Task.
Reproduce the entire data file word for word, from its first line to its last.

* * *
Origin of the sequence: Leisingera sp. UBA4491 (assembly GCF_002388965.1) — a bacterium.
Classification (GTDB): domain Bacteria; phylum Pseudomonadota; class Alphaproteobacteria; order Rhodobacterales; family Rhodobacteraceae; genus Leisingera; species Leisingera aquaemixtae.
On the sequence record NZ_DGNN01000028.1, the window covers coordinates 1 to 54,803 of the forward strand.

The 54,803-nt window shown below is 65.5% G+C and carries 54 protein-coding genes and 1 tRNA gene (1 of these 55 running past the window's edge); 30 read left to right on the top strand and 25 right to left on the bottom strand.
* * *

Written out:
Origin of the sequence: Leisingera sp. UBA4491 (assembly GCF_002388965.1) — a bacterium.
Classification (GTDB): domain Bacteria; phylum Pseudomonadota; class Alphaproteobacteria; order Rhodobacterales; family Rhodobacteraceae; genus Leisingera; species Leisingera aquaemixtae.
On the sequence record NZ_DGNN01000028.1, the window covers coordinates 1 to 54,803 of the forward strand.

The 54,803-nt window shown below is 65.5% G+C and carries 54 protein-coding genes and 1 tRNA gene (1 of these 55 running past the window's edge); 30 read left to right on the top strand and 25 right to left on the bottom strand.